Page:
Thursday, March 22, 2012

Bikes Of Rust

Recently I wandered about on the farmland of my childhood. Once thriving with a variety of vegetables my family grew that would eventually make their way to our dinner table. Now the land has fallen to the inevitable cold winds of time; grown up with scrub oaks and longleaf pines. Purple Top Thistles and Devil’s Thorn now line the old crooked fence that runs its boundaries. Many years had past since a plow point touched this once open pasture; since my father worked this ground; geared up mules to chase-chains for braking the soil, or bounced behind the spinning blades of a front tine tiller to provide food for his seven kids… Many years indeed…

As I walked, memories of my childhood played over in my mind like those silent films in the 1920’s. Glimpses of endless days of play us kids had running about without a care in the world.

As I made my way to the back of the property, I came upon a scrap metal pile that had accumulated over the last 30 years… Growing up, my family lived so far out from town we didn’t have garbage pick up. So in the back of everyone’s farm was a burn pit or what we called a garbage hole. Everything made its way there from household trash to couches, even busted bikes that were too worn-out to ride. It was common in the afternoons to catch a whiff of burning plastic in the wind or see ash floating in the air. And if you were real lucky, you would get to see the garbage pile go up in flames with its melting milk jugs dripping blue and green colors; zinging through the air as it sucked oxygen from it like a flaming toxic vampire falling to the ground. Rats, rabbits, and snakes would crawl from the pile or scurry about…

But all of this changed once we became civilized enough for the garbage truck to pay us a weekly visit. So now that we had become a little more upper-class with our very own garbage can, something had to be done with the scrap metal twisted and rusting where the burn pit once was. The burn pit was out in the open and was a real eyesore now that we were moving up in the world.

My father was a master of using his surroundings to his advantage. He pulled all of the scrap iron out and threw it into a trench my friend and I had dug when were where into building forts as kids. This trench was in the back part of the farm out of sight. It ran at least 30 feet long and 4 feet deep. So in the scrap went. Year after year it piled up and rusted. Over time trees grew up from the bottom and sides like leafy long fingers from the earth pushing their way into the sky desperately looking for light.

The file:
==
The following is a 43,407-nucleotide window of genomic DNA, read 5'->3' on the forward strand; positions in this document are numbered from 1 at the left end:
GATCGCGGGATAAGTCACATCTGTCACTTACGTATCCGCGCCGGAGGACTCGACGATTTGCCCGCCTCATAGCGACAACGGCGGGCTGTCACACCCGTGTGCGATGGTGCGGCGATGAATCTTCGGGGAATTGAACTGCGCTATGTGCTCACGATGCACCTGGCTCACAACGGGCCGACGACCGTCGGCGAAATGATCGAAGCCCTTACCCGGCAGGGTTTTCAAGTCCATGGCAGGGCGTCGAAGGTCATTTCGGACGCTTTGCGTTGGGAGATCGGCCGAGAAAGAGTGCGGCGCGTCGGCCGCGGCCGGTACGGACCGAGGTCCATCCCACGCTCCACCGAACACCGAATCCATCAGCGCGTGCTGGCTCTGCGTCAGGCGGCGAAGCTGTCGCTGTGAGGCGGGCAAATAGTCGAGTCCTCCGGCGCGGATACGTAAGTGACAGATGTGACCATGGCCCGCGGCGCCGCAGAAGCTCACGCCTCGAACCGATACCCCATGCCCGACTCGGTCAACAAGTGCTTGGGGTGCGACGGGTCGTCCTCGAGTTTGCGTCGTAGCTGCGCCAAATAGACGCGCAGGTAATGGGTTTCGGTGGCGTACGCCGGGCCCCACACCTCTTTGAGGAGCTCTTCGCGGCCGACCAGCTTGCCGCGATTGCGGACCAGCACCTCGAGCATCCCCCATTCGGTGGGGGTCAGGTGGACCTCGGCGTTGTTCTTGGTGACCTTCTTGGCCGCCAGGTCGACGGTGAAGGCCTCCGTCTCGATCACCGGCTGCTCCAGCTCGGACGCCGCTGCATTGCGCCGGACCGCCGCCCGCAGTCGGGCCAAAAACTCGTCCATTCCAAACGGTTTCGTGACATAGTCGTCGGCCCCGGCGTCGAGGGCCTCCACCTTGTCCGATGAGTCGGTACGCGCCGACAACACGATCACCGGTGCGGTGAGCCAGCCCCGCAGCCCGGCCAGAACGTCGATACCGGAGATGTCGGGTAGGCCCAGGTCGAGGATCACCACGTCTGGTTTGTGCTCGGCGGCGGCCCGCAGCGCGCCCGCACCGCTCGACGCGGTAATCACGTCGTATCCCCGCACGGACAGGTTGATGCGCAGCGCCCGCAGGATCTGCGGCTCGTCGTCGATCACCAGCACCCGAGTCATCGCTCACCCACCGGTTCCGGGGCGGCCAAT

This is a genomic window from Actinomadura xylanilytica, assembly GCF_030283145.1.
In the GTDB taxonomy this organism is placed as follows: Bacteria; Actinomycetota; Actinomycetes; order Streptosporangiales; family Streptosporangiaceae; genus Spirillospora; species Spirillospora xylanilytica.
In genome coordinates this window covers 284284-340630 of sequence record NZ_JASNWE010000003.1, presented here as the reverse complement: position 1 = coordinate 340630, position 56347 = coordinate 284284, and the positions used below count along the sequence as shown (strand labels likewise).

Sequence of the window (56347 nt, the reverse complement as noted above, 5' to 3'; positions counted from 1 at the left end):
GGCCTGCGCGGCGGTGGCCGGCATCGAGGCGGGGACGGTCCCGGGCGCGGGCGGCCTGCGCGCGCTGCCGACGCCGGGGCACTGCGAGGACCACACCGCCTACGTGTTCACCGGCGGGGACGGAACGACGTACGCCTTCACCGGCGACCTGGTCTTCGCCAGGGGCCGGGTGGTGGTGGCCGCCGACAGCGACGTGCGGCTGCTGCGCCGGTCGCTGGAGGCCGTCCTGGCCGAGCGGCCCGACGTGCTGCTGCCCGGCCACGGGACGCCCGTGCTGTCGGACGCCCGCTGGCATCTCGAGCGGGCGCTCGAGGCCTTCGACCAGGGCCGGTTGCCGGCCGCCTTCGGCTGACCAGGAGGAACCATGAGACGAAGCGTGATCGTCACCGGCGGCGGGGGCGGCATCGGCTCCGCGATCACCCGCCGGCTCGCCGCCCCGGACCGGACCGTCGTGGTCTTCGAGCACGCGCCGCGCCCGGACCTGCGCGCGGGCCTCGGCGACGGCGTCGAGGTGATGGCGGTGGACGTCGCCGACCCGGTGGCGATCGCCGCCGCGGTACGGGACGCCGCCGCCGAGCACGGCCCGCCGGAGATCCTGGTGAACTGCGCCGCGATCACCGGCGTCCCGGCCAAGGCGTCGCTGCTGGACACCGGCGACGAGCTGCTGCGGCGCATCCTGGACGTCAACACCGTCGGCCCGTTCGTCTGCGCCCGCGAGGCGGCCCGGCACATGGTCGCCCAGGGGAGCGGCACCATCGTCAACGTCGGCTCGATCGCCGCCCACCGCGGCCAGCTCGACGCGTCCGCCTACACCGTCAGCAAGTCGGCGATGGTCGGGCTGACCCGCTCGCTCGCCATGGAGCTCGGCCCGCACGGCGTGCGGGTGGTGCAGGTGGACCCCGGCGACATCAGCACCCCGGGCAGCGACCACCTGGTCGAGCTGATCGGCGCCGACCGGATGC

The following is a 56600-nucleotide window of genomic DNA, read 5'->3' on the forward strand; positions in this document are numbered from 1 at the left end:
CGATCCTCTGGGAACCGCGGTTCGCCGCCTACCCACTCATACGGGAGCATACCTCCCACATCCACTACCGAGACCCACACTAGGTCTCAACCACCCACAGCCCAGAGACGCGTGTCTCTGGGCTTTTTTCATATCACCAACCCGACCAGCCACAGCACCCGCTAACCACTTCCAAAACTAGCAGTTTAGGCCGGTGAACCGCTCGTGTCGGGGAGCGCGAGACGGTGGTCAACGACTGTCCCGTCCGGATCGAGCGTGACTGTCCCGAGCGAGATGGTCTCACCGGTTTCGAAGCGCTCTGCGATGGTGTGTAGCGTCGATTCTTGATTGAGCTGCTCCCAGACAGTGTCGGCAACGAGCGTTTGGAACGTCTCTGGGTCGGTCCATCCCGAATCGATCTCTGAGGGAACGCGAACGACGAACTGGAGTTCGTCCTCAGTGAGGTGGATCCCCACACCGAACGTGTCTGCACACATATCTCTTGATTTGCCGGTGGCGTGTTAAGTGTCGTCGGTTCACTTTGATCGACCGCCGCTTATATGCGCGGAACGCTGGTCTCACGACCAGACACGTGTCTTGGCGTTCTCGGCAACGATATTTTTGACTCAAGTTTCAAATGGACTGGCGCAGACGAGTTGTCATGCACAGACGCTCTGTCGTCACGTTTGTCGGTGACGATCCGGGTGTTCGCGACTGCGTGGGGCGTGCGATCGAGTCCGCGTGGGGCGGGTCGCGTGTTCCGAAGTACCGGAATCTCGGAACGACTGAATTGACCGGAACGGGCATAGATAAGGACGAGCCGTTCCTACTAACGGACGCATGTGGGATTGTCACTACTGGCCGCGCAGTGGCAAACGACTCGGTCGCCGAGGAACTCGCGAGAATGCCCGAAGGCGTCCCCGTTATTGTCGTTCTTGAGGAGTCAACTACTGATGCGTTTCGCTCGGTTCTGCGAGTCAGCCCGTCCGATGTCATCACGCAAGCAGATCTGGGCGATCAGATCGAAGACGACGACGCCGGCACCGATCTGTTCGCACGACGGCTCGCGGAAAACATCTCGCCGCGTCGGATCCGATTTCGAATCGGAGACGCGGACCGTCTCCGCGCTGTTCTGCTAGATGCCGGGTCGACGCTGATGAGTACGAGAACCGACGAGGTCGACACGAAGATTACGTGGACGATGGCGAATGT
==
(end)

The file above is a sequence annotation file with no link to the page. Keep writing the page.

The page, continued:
Standing, gazing into the tangled mess, I saw one of the childhood bikes my brothers, sisters, and I road growing up. Then I spotted another. I started to reminisce about the days that had long since sailed away from me; only to be relived in my mind occasionally when looked back on across the vast ocean of day-ins and day-outs I had traveled.

Suddenly I found myself pulling at one of the old bike frames. In some strange way it felt like I was tugging at least part of a forgotten time back to the present. I didn’t know what I was going to do with it, I just knew my creative mind had suddenly kicked into overdrive.

Getting it out, I noticed that most of the frame had rusted away. The only real solid piece left was the cast-iron crank. So I set off on a journey of trying to salvage as many sprockets and cranks as I could. I thought a clock collage was where this was all going. Pulling, prying, hammering and hack-sawing, I slowly started to add one piece at a time to my collection. As the afternoon’s sun fell in the skyline I started my way back to my truck with a handful of bike parts. My father was waiting for me outside of his home. He asked what I was up to and I shared my idea. I told him I was taking a little bit of my childhood back. He smiled in a way that told me he understood completely why I was now covered in rust.

Putting the collage together, I thought this sprocket was probably stamped out in some Detroit assembly line from some American steel worker bringing home a paycheck back when America actually made stuff. Then the sprocket was united with a shiny new bike and shipped across country to a Western Auto on Main Street in Gainesville, Florida. Then It sat patiently waiting until it was put on a layaway plan for the Christmas of 1965. After months of paying and working overtime my father and mother picked the bike up for my brothers and sisters and I to ride till the wheels fell off. To get lost in thought… To ride in a time when it was safe to dream till you couldn’t dream no more…

1 comment:

  1. Nice memories of the bikes we rode and our way of life. I remember us carrying the garbage out to the hole and burning it. I'm glad you were able to salvage the sprockets and gears for the clock.